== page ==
In 1931, Jane Addams was the first woman in history to win the Nobel Peace Prize. Another reformer during the Progressive Era was Carrie Lane Chapman Catt. Catt was born and raised in the west by her mother and father, who originally came from New York. Two significant events in her early life set the framework for Catt’s future life work. A huge turning point in Carrie’s life occurred at the age of thirteen. She wondered why her mother wasn’t voting for Election Day. Her mother laughed and told her the reason was because voting was too important of a civic duty to leave to women.
Another event that changed her life was her introduction to Charles Darwin’s “Origin of the Species” theory of evolution. Previously, Catt was a skeptic of religion and this theory made her thoughts more concrete. She embraced evolutionary sciences since she felt it offered an idea of a constantly improving world. Catt was one of the best known leaders of the women’s suffrage movement. In 1887, Catt joined the Iowa Woman Suffrage Association , a place where she worked as a professional writer and a lecturer. In time, she became the group’s association’s state organizer during the years of 1980 to 1892. Mrs.
Catt soon started working in the national organization of National American Woman Suffrage Association writing article, gaining political experience, and giving speeches at conferences in places such as Washington D. C. In 1892, she was asked by Susan B. Anthony to address Congress on the proposed suffrage amendment. She was passed down to role of the President of the National American Women Suffrage Association, a successor of Susan B. Anthony in the year 1900. Catt led this organization during the final challenge of the right to vote before the Nineteenth Amendment, a law allowing women to vote, was ratified in 1920.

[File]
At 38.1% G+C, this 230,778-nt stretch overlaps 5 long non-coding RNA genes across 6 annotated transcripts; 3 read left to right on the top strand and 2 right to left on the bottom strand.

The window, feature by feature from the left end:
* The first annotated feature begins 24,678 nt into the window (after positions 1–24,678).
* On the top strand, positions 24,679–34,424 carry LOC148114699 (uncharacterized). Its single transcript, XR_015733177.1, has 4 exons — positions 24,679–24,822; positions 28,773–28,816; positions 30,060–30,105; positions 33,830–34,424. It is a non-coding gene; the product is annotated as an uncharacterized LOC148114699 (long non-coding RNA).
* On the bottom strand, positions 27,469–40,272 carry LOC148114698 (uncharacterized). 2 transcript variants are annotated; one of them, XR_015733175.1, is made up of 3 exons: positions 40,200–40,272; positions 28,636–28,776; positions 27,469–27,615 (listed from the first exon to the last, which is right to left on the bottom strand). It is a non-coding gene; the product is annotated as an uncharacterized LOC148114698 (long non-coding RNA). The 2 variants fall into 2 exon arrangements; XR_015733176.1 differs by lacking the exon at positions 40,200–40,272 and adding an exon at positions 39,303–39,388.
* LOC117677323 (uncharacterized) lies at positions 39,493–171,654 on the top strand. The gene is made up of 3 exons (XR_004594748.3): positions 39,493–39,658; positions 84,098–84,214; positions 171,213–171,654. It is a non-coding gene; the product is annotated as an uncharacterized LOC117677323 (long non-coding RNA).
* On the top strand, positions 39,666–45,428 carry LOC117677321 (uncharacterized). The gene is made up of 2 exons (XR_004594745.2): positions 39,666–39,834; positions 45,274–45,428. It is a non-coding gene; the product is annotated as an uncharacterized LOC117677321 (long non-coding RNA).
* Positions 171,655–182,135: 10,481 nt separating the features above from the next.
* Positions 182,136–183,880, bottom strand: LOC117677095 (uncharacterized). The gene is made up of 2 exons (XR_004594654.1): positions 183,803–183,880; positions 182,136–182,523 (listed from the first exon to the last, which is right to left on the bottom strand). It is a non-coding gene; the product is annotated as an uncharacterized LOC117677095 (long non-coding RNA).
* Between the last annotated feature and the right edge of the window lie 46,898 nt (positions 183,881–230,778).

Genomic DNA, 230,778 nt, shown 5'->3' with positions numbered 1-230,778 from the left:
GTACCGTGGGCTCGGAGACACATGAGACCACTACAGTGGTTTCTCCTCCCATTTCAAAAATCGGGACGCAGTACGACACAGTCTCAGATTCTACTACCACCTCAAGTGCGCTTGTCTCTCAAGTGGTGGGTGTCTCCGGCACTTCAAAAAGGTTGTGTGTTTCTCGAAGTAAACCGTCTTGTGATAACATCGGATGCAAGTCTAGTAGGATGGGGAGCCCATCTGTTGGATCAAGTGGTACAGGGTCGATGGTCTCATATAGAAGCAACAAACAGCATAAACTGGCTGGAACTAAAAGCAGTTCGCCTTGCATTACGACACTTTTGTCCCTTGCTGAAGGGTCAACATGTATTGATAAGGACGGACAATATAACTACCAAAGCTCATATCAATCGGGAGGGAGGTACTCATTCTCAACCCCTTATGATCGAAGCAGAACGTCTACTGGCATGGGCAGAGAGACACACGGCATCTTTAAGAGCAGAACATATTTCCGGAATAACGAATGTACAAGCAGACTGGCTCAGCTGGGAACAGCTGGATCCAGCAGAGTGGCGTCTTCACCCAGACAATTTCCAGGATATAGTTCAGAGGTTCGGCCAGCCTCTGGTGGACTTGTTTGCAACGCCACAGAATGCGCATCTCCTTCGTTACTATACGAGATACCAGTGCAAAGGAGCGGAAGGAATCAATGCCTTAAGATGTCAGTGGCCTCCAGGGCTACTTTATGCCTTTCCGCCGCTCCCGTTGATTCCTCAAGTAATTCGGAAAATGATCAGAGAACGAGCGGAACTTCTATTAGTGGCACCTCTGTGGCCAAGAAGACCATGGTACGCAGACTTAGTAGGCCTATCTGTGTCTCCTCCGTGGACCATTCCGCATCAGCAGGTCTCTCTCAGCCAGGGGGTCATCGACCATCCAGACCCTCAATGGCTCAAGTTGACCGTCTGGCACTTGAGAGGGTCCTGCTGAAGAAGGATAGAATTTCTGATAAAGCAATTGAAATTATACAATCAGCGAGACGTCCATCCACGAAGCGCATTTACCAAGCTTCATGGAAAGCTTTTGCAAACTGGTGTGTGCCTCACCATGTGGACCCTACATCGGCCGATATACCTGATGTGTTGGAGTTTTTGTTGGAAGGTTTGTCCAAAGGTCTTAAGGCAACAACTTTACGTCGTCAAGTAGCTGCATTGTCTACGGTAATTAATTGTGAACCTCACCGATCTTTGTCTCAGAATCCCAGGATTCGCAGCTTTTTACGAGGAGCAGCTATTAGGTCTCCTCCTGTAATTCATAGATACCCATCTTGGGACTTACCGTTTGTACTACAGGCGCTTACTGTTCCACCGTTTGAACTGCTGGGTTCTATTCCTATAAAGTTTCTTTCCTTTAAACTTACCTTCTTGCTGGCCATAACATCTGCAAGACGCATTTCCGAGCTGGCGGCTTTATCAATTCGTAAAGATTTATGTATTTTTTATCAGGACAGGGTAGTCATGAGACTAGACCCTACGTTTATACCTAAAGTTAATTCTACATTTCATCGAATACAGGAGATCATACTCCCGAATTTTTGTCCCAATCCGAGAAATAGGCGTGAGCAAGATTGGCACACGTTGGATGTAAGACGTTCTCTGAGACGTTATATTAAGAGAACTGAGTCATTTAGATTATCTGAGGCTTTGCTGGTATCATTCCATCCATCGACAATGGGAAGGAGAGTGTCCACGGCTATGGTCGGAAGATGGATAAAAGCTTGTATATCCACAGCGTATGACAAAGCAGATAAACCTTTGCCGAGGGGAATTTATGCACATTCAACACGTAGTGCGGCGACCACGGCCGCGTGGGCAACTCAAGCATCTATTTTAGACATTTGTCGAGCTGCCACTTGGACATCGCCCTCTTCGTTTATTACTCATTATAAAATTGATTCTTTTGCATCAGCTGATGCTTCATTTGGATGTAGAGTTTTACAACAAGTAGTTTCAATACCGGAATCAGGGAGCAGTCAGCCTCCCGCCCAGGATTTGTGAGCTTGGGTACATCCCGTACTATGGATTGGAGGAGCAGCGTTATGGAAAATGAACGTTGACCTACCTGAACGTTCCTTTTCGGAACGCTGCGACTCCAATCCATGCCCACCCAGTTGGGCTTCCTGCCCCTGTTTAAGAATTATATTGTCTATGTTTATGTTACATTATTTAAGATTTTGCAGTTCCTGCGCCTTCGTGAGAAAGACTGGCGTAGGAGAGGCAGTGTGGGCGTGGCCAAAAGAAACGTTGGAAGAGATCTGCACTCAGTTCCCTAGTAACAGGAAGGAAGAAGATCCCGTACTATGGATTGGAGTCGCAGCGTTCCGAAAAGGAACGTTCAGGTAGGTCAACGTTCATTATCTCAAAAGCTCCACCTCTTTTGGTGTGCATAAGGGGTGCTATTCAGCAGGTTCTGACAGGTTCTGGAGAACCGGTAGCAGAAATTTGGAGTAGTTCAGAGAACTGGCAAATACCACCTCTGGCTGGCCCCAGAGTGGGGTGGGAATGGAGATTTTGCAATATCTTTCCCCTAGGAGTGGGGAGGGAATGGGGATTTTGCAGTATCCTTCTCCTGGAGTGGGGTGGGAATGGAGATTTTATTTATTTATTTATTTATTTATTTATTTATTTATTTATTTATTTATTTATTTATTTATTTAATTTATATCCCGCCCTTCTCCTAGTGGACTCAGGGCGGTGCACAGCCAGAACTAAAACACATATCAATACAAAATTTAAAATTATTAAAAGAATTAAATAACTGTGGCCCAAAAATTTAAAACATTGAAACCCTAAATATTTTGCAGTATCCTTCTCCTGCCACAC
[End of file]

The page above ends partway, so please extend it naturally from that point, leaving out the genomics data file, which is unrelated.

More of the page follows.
Catt worked through both state and federal levels persuading legislators to give women the right of suffrage as citizens. After women achieved the franchise, Catt reorganized the National American Women Suffrage Association into the League of Women Voters. Carrie Chapman Catt formulated a plan to achieve women’s suffrage. In April 1911, Carrie began a world tour through Sweden, Europe, Africa, India, Sumatra, the Philippines, China, Korea and Japan, and many other countries founding suffrage organizations and examining women’s conditions throughout the world.
Carrie planted new ideas in the minds of citizens in many other nations across the globe. Carry Chapman Cat should be honored and praised by countless institutions for donating over fifty years of public service as one America’s leading suffragists. Nineteenth-century women, who had no access to positions in government or many other kinds of employment, channeled their talents into women’s organizations and built power bases within female networks that gradually spanned the globe.